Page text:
Author Topic: Unfortunate turn of phrase?  (Read 76 times)

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Offline Maggy

Unfortunate turn of phrase?
« on: September 09, 2018, 05:56:58 PM »
Mark 7 v 27- Jesus says to the Syrophoenician woman "let the children be fed first, for it is not fair to take the children's food and throw it to the dogs".

This Bible reading offends my PC view of how to speak to someone of a different race. I would welcome other peoples view of this as I believe Jesus to be perfect and loving, but this does not seem to be so. I am uncomfortable with this.


Maggy

Offline Deborah

Re: Unfortunate turn of phrase?
« Reply #1 on: September 09, 2018, 09:01:27 PM »
Hi Maggy

Most people find this passage difficult, so you're not alone.

One thing that can definitely be said is that it's not simply an issue of the woman being of a different race. It's about the very specific racial and religious divide between Jew and non-Jew (i.e. Gentile) in the time of Jesus. And this is a distinction that no longer exists in God's eyes.

I've been wrestling with the whole story recently, and this is my personal take on it, which I hope you might find helpful (although I'm not claiming that it resolves all the problems):

Quote
What is a 1st-century mother to do when her young daughter's behaviour is outside the boundaries of normality? When a small child is violent and can't be controlled? (And this particular case is no 'ordinary' behaviour problem; it is of demonic origin.) She will go anywhere and do anything to get relief - even if it means begging it from a Jewish prophet with a reputation as an exorcist, who happens to be staying at a house round the corner...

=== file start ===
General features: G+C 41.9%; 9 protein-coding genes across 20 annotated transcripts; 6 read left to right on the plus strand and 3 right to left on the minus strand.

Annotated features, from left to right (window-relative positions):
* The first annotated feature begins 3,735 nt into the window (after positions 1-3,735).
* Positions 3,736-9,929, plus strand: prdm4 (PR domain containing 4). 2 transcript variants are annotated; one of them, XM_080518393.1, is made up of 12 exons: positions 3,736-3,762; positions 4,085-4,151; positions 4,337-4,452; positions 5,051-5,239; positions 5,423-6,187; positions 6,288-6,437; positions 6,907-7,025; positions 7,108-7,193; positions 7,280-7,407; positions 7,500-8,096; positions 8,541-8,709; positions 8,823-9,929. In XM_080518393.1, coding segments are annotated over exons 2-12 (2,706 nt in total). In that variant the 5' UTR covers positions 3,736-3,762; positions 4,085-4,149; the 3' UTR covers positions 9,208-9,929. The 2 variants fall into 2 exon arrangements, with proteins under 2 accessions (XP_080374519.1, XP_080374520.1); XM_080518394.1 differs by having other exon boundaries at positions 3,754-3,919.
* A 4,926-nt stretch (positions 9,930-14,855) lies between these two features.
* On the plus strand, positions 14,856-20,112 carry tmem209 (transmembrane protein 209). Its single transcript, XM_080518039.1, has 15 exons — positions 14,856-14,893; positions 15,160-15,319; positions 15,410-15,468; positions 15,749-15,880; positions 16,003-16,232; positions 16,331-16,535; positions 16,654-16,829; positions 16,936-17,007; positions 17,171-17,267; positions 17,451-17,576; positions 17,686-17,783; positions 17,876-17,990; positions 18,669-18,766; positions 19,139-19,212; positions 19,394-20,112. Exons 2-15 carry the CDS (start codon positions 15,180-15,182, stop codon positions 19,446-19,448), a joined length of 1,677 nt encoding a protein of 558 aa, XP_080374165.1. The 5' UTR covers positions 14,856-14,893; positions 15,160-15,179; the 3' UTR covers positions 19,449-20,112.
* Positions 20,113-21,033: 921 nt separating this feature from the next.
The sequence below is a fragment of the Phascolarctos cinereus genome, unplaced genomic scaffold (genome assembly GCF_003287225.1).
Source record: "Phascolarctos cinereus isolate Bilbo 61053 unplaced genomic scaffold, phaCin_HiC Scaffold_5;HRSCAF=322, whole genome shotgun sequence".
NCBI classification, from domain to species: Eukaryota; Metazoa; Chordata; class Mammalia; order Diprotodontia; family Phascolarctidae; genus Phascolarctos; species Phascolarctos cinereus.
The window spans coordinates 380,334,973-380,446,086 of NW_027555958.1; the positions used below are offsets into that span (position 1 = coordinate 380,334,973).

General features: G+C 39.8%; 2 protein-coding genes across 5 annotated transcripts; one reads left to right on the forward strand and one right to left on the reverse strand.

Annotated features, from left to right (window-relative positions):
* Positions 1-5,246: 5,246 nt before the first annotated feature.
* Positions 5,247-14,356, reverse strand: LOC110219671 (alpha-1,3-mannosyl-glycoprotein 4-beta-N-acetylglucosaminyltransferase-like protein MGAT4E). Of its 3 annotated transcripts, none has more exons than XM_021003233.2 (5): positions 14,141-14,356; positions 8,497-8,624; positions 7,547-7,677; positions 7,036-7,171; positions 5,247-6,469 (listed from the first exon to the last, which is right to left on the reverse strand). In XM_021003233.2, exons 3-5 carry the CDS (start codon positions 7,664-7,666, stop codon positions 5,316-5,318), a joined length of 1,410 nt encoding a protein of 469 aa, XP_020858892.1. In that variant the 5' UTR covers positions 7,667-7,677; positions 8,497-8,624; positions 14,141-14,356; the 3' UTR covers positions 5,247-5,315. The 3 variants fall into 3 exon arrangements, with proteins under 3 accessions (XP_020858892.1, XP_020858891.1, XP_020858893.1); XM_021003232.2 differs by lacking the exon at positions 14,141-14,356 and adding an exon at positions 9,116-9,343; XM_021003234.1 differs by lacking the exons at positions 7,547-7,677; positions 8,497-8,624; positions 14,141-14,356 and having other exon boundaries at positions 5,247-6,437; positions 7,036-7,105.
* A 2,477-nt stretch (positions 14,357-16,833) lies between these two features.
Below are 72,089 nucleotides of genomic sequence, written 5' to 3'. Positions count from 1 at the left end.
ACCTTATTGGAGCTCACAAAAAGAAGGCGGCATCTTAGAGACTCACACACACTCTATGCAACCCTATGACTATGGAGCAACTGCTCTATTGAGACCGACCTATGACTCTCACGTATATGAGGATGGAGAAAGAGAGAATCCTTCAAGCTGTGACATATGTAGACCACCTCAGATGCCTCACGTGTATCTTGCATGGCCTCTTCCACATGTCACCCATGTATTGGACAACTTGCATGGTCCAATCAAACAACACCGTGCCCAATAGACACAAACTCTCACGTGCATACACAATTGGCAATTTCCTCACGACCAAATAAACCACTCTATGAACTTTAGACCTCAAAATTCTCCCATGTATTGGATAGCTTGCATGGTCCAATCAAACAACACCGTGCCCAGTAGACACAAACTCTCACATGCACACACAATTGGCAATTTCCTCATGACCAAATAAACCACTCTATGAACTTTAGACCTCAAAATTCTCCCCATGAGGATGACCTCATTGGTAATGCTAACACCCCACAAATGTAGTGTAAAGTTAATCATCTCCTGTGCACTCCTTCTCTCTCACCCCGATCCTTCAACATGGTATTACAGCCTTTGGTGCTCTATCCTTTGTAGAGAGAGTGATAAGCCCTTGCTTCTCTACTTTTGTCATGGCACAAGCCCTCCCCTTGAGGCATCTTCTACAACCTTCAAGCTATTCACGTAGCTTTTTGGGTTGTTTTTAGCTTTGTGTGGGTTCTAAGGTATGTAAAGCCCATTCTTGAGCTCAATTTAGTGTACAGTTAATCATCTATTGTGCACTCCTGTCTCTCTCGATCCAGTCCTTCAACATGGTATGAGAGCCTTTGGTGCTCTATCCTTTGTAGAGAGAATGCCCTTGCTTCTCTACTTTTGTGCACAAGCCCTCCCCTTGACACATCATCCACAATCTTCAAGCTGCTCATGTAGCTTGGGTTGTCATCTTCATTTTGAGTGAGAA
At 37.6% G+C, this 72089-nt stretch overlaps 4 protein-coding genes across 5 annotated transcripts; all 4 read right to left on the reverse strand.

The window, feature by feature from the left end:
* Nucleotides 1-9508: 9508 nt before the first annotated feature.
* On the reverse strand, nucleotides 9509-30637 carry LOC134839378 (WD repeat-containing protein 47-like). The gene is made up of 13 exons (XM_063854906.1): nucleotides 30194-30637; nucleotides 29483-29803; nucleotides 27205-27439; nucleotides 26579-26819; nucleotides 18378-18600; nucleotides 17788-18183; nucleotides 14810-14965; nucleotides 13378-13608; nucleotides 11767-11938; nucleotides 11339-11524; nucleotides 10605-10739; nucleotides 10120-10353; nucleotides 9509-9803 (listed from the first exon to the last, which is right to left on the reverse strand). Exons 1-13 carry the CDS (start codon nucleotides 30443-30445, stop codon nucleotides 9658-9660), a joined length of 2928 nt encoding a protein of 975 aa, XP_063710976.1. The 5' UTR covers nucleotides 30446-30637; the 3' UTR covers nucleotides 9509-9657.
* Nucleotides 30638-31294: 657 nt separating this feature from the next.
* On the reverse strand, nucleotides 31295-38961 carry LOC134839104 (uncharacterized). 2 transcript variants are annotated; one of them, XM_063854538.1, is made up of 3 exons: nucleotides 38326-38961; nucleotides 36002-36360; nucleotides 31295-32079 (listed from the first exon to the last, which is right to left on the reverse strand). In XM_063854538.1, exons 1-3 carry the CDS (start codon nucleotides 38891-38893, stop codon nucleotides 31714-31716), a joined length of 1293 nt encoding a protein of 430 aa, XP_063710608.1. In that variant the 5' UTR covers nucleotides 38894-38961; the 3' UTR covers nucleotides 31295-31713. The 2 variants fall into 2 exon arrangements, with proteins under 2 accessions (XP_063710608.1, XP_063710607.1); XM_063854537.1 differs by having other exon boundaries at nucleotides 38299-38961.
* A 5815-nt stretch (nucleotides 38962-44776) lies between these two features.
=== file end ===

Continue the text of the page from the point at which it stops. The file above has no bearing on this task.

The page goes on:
And here she runs into a problem. She knows - and Jesus knows that she knows - that her race (and therefore, by implication, her religion) gives her no right to ask favours of the God that He represents, the God of Israel. But, rather than just give her a blunt refusal, Jesus uses a brief parable to explain why her request is inappropriate (verse 27). God?s special blessings are for His own people; the Gentiles (the 'dogs') must wait until the Jews have received the fullness of their own blessing.

But this woman can't wait - and by putting His refusal in such pictorial terms, Jesus has actually offered her a sliver of hope. She seizes on His description of the world as a household, and uses it to argue her case! For surely the dogs depicted in the parable are domesticated; they belong to the master as much as the children do, and they too are fed! God?s blessings are so abundant that even those who are not technically part of His 'family' can benefit from His grace. So why should she not be one of them?

Why not indeed, agrees Jesus. It is done - and when she gets back home, she discovers that it is indeed done.